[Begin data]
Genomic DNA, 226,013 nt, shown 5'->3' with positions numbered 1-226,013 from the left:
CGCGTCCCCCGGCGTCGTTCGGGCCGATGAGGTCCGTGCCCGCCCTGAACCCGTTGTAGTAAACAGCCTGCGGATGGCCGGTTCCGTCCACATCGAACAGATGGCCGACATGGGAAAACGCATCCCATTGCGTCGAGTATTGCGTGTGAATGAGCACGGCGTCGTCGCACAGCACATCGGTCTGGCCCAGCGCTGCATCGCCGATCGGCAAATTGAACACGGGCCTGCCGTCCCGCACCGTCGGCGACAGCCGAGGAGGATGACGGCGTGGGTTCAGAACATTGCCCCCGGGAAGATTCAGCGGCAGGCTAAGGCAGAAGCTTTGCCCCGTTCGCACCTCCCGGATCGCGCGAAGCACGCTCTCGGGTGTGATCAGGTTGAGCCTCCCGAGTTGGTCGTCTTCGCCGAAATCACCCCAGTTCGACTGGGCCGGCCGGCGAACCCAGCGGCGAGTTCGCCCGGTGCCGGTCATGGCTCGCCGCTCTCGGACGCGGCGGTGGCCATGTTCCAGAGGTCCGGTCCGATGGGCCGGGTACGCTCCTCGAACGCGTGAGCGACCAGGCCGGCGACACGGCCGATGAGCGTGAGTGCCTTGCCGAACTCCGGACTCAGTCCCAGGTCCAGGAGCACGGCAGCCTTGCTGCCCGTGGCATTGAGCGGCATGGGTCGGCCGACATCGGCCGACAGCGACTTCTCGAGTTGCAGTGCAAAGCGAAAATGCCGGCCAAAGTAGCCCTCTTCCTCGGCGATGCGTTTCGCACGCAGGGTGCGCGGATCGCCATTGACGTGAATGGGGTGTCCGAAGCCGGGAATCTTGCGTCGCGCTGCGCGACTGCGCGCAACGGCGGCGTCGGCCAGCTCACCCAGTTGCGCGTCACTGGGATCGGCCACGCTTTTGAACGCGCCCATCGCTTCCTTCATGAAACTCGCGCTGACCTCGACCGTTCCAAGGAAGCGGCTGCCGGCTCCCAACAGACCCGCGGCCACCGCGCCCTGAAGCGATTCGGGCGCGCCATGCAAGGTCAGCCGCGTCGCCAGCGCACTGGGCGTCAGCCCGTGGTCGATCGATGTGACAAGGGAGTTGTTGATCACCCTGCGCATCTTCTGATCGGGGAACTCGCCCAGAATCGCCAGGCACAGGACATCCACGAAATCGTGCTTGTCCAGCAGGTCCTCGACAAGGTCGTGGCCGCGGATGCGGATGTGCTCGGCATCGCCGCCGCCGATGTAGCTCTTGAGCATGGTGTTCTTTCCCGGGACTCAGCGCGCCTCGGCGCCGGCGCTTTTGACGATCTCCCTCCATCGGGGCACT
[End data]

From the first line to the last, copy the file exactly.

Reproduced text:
Genomic DNA, 226,013 nt, shown 5'->3' with positions numbered 1-226,013 from the left:
CGCGTCCCCCGGCGTCGTTCGGGCCGATGAGGTCCGTGCCCGCCCTGAACCCGTTGTAGTAAACAGCCTGCGGATGGCCGGTTCCGTCCACATCGAACAGATGGCCGACATGGGAAAACGCATCCCATTGCGTCGAGTATTGCGTGTGAATGAGCACGGCGTCGTCGCACAGCACATCGGTCTGGCCCAGCGCTGCATCGCCGATCGGCAAATTGAACACGGGCCTGCCGTCCCGCACCGTCGGCGACAGCCGAGGAGGATGACGGCGTGGGTTCAGAACATTGCCCCCGGGAAGATTCAGCGGCAGGCTAAGGCAGAAGCTTTGCCCCGTTCGCACCTCCCGGATCGCGCGAAGCACGCTCTCGGGTGTGATCAGGTTGAGCCTCCCGAGTTGGTCGTCTTCGCCGAAATCACCCCAGTTCGACTGGGCCGGCCGGCGAACCCAGCGGCGAGTTCGCCCGGTGCCGGTCATGGCTCGCCGCTCTCGGACGCGGCGGTGGCCATGTTCCAGAGGTCCGGTCCGATGGGCCGGGTACGCTCCTCGAACGCGTGAGCGACCAGGCCGGCGACACGGCCGATGAGCGTGAGTGCCTTGCCGAACTCCGGACTCAGTCCCAGGTCCAGGAGCACGGCAGCCTTGCTGCCCGTGGCATTGAGCGGCATGGGTCGGCCGACATCGGCCGACAGCGACTTCTCGAGTTGCAGTGCAAAGCGAAAATGCCGGCCAAAGTAGCCCTCTTCCTCGGCGATGCGTTTCGCACGCAGGGTGCGCGGATCGCCATTGACGTGAATGGGGTGTCCGAAGCCGGGAATCTTGCGTCGCGCTGCGCGACTGCGCGCAACGGCGGCGTCGGCCAGCTCACCCAGTTGCGCGTCACTGGGATCGGCCACGCTTTTGAACGCGCCCATCGCTTCCTTCATGAAACTCGCGCTGACCTCGACCGTTCCAAGGAAGCGGCTGCCGGCTCCCAACAGACCCGCGGCCACCGCGCCCTGAAGCGATTCGGGCGCGCCATGCAAGGTCAGCCGCGTCGCCAGCGCACTGGGCGTCAGCCCGTGGTCGATCGATGTGACAAGGGAGTTGTTGATCACCCTGCGCATCTTCTGATCGGGGAACTCGCCCAGAATCGCCAGGCACAGGACATCCACGAAATCGTGCTTGTCCAGCAGGTCCTCGACAAGGTCGTGGCCGCGGATGCGGATGTGCTCGGCATCGCCGCCGCCGATGTAGCTCTTGAGCATGGTGTTCTTTCCCGGGACTCAGCGCGCCTCGGCGCCGGCGCTTTTGACGATCTCCCTCCATCGGGGCACT